Instructional Design Tips
Starting From the End: Course Evaluation
It is the end of the semester. Before you pack up for vacation, we hope you will spend a little time to reflect on your course quality to enhance your online teaching methods and students' learning experiences.
An evaluation can include your reflection on your own teaching activities. You can make a list of your successes or failures and solutions to fix the negative factors. We suggest the following questions to guide your self-evaluation:
- What are the most significant achievements in terms of teaching methodology and technology implementations?
- What are the failures?
- Were exam questions keyed with incorrect answers?
- Were too many dates scattered throughout the course, causing student confusion?
- Did you end up having to clarify assignment instructions?
- Were students confused on how to access particular content?
- Was the group project unproductive?
- Was your Bb Collaborate session effective?
- What instructions could you provide students ahead of time to prepare?
- Are any questions on the exam analytics queued as being too hard or too easy?
- Was the Grade Center what you expected?
- What are the solutions to the failures?
If you need more specific resources about which elements to assess, you can refer to the following resources:
- A Rubric for Reviewing Online Courses
- Faculty Teaching Self-Assessment
- Teacher Self-Evaluation Guide
- Questions for Teacher Self-Evaluation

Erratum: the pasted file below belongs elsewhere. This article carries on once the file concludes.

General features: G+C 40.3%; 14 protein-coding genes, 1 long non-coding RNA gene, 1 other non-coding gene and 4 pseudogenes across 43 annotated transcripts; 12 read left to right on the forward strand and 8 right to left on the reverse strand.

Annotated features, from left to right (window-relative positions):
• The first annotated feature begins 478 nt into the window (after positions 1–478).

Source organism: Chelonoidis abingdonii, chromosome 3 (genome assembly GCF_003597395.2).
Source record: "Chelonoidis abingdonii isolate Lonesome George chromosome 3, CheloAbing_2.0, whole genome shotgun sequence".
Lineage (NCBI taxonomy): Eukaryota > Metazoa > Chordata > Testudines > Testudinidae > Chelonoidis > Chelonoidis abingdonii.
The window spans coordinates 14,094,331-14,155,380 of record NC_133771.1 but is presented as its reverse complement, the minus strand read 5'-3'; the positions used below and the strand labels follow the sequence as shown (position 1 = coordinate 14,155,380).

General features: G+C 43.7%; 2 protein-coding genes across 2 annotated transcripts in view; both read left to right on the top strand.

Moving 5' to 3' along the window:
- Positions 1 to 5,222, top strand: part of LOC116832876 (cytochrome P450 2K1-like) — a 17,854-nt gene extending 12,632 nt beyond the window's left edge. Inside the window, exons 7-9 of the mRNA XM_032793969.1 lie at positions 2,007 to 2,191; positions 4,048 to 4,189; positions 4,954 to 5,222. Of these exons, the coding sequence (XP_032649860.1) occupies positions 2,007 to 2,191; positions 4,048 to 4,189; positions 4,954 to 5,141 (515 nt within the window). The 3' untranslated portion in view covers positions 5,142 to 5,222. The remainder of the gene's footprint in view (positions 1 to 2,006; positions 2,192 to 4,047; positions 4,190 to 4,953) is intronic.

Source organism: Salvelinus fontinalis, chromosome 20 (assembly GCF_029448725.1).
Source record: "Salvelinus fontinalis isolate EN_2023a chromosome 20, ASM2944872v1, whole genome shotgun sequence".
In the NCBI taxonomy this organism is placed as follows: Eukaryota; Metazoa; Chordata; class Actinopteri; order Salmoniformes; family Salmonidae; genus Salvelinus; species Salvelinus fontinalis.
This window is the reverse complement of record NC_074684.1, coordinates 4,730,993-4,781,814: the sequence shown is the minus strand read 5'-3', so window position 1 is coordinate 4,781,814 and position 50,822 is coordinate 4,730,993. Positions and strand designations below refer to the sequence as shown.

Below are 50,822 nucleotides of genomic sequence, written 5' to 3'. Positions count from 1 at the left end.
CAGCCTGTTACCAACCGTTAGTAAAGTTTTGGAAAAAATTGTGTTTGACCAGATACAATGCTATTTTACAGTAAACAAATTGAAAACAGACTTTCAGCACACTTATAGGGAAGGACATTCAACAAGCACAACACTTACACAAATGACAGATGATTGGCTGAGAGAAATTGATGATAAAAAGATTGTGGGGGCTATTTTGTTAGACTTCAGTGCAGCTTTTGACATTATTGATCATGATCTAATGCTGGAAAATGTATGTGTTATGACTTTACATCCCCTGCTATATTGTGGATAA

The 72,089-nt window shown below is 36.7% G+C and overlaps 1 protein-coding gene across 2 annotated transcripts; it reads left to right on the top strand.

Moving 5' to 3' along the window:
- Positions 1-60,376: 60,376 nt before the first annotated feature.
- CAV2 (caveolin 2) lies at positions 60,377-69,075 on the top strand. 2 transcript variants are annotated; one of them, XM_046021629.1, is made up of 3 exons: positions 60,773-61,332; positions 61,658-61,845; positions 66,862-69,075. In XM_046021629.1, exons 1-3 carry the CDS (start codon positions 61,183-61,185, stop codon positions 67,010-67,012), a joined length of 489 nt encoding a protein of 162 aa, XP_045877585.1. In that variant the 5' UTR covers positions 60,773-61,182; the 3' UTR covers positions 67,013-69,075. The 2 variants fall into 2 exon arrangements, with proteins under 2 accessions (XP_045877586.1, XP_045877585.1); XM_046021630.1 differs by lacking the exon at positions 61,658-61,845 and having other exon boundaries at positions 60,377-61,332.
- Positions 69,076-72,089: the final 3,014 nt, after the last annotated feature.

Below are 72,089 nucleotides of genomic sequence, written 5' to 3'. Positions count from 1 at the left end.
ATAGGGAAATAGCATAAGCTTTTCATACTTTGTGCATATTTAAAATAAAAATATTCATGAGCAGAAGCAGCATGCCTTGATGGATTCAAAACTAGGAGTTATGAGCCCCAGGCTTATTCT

You may also investigate students' perceptions about the quality of the course with similar criteria you use for your self-evaluation. Surveys and interviews are two common methods to collect student responses. After collecting responses, you can plan on how to analyze them, thus improving your course and methods.
Some questions you could use to prompt student responses:
- What features of this course did you find most helpful?
- What actions on the part of the instructor did you find most helpful?
- How can this course be improved?
We also recommend the institutional survey for examining students' perceptions. You could even adapt or create more questions pertaining to the particular aspects of the course.
Please note that for any changes you plan to make, be sure to have a development shell to work with. You can copy your live course into this shell without disturbing the student data. Then make any changes to improve the course, and copy the improved version into the live course shell for next semester it is offered.
The eLearning ID team is available to help you identify course redesign strategies to correct issues or miscues that occurred in the past semester. Contact us if you need further assistance.
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